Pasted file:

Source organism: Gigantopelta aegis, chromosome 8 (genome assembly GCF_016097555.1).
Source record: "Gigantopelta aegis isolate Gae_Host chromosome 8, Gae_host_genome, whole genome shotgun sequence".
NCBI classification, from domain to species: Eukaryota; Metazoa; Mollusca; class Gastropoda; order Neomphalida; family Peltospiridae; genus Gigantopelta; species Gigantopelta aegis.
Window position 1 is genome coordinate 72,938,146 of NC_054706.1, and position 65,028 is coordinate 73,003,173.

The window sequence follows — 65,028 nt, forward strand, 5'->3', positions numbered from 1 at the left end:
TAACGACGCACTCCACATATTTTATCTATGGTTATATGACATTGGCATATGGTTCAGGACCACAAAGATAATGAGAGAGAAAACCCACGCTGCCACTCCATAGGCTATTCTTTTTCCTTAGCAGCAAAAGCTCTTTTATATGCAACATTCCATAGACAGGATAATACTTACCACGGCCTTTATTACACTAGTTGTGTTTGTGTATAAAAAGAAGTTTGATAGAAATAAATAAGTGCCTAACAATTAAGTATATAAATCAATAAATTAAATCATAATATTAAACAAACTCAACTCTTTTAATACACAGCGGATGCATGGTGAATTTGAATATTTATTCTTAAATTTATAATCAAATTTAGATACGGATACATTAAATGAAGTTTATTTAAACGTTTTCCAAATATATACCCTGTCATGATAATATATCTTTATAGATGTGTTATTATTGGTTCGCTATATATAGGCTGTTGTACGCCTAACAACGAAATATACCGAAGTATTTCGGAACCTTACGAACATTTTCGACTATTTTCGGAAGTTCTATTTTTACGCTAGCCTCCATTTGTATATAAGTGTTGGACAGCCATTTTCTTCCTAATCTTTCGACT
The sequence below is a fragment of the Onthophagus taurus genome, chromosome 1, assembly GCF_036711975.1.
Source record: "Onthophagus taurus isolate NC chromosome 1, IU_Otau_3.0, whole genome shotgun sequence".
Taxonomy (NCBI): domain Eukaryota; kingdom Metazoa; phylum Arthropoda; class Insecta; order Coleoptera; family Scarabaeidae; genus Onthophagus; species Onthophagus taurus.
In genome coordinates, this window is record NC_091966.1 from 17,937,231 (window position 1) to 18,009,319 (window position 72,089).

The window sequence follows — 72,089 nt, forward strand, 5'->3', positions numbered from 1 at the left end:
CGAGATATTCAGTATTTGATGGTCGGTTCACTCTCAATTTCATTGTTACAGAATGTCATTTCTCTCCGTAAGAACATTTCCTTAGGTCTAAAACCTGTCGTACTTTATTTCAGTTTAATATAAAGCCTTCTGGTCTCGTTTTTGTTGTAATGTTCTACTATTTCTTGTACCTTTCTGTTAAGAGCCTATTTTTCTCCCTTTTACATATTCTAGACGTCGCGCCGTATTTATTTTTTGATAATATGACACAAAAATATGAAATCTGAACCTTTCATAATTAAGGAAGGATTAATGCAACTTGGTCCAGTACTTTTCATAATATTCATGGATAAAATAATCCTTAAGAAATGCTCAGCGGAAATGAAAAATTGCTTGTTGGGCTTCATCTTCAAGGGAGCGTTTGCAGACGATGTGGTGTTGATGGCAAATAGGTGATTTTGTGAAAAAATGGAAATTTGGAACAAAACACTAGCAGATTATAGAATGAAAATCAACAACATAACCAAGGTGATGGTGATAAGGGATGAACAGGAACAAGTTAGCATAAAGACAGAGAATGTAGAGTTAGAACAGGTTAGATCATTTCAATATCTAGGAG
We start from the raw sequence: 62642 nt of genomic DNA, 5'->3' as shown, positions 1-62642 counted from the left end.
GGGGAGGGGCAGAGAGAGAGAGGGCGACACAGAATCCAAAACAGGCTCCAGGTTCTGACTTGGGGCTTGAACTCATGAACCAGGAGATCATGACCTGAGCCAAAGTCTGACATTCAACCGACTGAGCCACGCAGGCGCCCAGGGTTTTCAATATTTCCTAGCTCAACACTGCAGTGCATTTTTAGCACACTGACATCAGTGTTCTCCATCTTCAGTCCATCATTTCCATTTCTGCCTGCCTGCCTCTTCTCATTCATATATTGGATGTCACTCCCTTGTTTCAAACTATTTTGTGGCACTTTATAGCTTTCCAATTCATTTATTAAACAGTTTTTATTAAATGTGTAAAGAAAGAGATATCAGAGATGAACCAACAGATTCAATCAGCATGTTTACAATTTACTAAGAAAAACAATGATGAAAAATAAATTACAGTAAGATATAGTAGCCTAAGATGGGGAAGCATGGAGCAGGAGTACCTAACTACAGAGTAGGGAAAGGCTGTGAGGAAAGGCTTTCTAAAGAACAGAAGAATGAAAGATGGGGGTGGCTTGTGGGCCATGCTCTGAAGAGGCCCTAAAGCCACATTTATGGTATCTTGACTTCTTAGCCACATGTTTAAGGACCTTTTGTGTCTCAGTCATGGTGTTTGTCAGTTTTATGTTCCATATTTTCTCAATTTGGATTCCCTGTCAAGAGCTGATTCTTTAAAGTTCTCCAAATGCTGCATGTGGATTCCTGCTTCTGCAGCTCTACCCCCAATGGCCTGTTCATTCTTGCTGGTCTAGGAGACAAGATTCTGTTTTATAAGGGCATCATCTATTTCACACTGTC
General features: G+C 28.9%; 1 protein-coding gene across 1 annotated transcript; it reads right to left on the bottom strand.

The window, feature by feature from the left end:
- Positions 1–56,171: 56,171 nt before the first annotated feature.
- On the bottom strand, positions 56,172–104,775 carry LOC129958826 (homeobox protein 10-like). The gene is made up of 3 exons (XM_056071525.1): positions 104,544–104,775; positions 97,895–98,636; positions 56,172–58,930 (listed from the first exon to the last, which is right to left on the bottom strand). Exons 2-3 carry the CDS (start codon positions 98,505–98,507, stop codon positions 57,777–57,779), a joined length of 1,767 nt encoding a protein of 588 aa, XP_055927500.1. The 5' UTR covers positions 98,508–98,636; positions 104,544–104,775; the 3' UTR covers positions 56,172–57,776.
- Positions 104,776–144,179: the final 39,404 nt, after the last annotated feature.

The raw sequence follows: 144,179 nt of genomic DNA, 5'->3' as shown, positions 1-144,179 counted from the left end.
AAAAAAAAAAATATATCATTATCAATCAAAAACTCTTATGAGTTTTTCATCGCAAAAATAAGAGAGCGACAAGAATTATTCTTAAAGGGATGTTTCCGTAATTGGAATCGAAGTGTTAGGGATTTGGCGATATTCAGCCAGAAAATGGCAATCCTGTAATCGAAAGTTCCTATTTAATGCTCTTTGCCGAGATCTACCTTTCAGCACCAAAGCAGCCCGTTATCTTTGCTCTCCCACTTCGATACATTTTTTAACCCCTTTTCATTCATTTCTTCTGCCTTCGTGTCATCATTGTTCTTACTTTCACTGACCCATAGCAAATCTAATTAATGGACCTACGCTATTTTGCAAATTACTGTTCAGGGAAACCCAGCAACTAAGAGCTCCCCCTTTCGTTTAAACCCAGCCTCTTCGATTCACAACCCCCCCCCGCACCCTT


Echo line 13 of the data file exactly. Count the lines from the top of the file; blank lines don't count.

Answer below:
We start from the raw sequence: 62642 nt of genomic DNA, 5'->3' as shown, positions 1-62642 counted from the left end.